Video

Video China Political Meeting Seeks to Improve Rule of Law

China’s communist leaders will host a top level political meeting this week, called the Fourth Plenum, and for the first time in the party’s history, rule of law will be a key item on the agenda. Analysts and Chinese media reports say the meetings could see the approval of long-awaited measures aimed at giving courts more independence and include steps to enhance an already aggressive and high-reaching anti-corruption drive. VOA’s Bill Ide has more from Beijing.
Video

Video US ‘Death Cafes’ Put Focus on the Finale

In contemporary America, death usually is a topic to be avoided. But the growing “death café” movement encourages people to discuss their fears and desires about their final moments. VOA’s Jerome Socolovsky reports.
Video

Video Ebola Orphanage Opens in Sierra Leone

Sierra Leone's first Ebola orphanage has opened in the Kailahun district. Hundreds of children orphaned since the beginning of the Ebola outbreak face stigma and rejection with nobody to care for them. Adam Bailes reports for VOA about a new interim care center that's aimed at helping the growing number of children affected by Ebola.
Video

Video Young Nairobi Tech Innovator on 'Track' in Security Business

A 24-year-old technology innovator in Nairobi has invented a tracking device that monitors and secures cars. He has also come up with what he claims is the most robust audio-visual surveillance system yet. As Lenny Ruvaga reports from the Kenyan capital, his innovations are offering alternative security solutions.
Video

Video Latinas Converting to Islam for Identity, Structure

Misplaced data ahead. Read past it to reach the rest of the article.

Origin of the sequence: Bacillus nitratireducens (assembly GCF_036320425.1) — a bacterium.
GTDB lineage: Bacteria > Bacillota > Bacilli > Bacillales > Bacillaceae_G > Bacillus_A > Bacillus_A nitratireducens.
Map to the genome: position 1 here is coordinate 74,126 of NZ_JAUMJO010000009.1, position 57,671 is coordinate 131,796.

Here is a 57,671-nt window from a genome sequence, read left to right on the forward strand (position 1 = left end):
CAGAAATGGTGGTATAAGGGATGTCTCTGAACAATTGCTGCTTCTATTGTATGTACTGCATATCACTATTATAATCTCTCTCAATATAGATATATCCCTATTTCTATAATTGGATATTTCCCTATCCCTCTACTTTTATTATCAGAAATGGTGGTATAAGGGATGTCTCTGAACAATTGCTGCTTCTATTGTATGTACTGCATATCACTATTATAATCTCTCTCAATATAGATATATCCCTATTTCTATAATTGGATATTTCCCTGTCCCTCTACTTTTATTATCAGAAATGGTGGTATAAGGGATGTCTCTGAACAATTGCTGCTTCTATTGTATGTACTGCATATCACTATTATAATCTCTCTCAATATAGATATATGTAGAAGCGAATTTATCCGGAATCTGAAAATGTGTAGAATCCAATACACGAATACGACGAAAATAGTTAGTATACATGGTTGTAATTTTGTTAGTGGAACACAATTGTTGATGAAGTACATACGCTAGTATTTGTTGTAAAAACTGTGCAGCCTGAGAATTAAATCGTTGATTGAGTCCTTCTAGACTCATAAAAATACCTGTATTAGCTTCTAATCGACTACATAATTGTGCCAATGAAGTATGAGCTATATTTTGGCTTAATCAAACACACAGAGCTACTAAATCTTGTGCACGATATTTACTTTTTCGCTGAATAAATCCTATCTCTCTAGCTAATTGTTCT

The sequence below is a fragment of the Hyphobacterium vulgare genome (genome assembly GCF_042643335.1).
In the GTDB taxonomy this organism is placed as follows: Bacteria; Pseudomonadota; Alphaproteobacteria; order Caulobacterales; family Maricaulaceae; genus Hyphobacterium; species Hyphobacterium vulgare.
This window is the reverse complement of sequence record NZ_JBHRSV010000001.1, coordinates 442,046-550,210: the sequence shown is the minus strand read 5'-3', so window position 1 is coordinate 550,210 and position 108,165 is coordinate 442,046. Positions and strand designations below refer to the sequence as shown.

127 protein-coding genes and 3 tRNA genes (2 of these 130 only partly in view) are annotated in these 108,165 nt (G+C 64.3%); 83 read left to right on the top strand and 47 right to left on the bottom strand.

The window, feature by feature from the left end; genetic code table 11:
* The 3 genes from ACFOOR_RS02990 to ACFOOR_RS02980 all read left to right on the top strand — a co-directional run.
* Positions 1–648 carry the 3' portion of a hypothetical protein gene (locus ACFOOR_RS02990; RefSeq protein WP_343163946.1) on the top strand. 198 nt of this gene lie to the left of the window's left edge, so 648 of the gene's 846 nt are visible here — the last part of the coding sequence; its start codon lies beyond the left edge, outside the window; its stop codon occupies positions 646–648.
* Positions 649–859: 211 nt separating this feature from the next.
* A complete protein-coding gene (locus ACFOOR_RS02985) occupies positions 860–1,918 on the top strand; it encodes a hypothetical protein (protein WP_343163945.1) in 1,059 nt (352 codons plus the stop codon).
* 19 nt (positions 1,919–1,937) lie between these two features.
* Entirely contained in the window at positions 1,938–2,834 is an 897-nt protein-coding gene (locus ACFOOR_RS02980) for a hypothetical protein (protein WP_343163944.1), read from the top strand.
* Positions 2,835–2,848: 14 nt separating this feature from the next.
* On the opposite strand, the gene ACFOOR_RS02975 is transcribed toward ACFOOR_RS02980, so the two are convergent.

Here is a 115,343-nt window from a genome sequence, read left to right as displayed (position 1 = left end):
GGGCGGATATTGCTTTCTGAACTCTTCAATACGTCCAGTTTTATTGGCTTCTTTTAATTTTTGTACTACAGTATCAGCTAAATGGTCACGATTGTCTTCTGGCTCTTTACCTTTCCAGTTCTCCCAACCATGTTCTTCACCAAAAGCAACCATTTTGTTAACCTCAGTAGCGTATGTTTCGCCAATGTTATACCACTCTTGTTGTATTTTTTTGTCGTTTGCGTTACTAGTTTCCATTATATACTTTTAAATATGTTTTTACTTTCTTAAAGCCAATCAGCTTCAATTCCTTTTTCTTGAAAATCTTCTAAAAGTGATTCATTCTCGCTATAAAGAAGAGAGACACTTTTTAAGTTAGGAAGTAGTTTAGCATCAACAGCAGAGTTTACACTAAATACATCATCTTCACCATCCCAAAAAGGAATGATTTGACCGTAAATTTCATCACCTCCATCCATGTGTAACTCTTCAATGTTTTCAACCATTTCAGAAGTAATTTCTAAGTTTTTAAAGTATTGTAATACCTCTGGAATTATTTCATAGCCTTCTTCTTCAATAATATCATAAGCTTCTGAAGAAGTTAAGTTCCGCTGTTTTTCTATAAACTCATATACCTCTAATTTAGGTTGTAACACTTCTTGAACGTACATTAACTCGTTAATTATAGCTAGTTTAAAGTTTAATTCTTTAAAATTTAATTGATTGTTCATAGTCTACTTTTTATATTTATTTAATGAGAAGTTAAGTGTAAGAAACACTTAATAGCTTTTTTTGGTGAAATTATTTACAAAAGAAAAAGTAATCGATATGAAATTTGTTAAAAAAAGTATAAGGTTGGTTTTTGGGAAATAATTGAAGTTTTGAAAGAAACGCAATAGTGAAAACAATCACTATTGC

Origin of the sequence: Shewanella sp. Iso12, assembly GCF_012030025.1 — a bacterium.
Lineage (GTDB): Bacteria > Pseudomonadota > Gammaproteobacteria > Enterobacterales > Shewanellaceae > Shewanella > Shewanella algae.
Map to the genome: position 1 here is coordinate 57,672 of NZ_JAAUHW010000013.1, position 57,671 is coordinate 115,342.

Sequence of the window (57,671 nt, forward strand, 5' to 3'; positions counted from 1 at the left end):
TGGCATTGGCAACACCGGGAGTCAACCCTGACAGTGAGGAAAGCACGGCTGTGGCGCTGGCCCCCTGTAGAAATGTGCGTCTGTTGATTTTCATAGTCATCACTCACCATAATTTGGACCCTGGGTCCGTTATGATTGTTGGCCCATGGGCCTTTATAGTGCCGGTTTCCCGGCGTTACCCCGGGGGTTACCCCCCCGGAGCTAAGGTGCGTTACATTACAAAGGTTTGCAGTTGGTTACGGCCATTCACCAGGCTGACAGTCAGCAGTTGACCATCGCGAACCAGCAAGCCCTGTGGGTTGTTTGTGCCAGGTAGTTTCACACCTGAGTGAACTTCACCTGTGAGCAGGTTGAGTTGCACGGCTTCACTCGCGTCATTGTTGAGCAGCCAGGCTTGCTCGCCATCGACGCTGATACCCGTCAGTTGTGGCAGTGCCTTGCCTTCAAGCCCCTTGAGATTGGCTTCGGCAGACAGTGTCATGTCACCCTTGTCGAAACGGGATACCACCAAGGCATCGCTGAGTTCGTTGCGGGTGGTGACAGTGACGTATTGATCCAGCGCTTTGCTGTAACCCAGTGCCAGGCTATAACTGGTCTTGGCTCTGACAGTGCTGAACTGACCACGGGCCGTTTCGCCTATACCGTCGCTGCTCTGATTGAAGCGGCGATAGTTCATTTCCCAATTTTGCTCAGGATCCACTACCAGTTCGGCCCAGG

Latinos are one of the fastest growing groups in the Muslim religion. According to the Pew Research Center, about 6 percent of American Muslims are Latino. And a little more than half of new converts are female. VOA’s Carolyn Presutti travelled to Miami, Florida -- where two out of every three residents is Hispanic -- to learn more.
Video

Video Exclusive: American Joins Kurds' Anti-IS Fight

The United States and other Western nations have expressed alarm about their citizens joining Islamic State forces in Syria and Iraq. In a rare counterpoint to the phenomenon, an American has taken up arms with the militants' Syrian Kurdish opponents. Elizabeth Arrott has more in this exclusive profile by VOA Kurdish reporter Zana Omer in Ras al Ayn, Syria.
Video

Video South Korea Confronts Violence Within Military Ranks

Every able-bodied South Korean male between 18 and 35 must serve for 21 to 36 months in the country’s armed forces, depending upon the specific branch. For many, service is a rite of passage to manhood. But there are growing concerns that bullying and violence come along with the tradition. Reporter Jason Strother has more from Seoul.
Video

Video North Carolina Emerges as Key Election Battleground

U.S. congressional midterm elections will be held on November 4th and most political analysts give Republicans an excellent chance to win a majority in the U.S. Senate, which Democrats now control. So what are the issues driving voters in this congressional election year? VOA National Correspondent Jim Malone traveled to North Carolina, one of the most politically competitive states in the country, to find out.
Video

Video Comanche People Maintain Pride in Their Heritage

The Comanche (Indian nation) once were called the “Lords of the Plains,” with an empire that included half the land area of current day Texas, large parts of Oklahoma, New Mexico, Kansas and Colorado.The fierceness and battle prowess of these warriors on horseback delayed the settlement of most of West Texas for four decades. VOA’s Greg Flakus reports from Lawton, Oklahoma, that while their warrior days are over, the 15,000 members of the Comanche Nation remain a proud people.
Video

Video Turkey Campus Attacks Raise Islamic Radicalization Fears

Concerns are growing in Turkey of Islamic radicalization at some universities, after clashes between supporters of the jihadist group Islamic State (IS) or ISIS, and those opposed to the extremists. Pro-jihadist literature is on sale openly on the streets of Istanbul. Critics accuse the government of turning a blind eye to radicalism at home, while Kurds accuse the president of supporting IS - a charge strongly denied. Henry Ridgwell reports from London.

All About America

AppleAndroid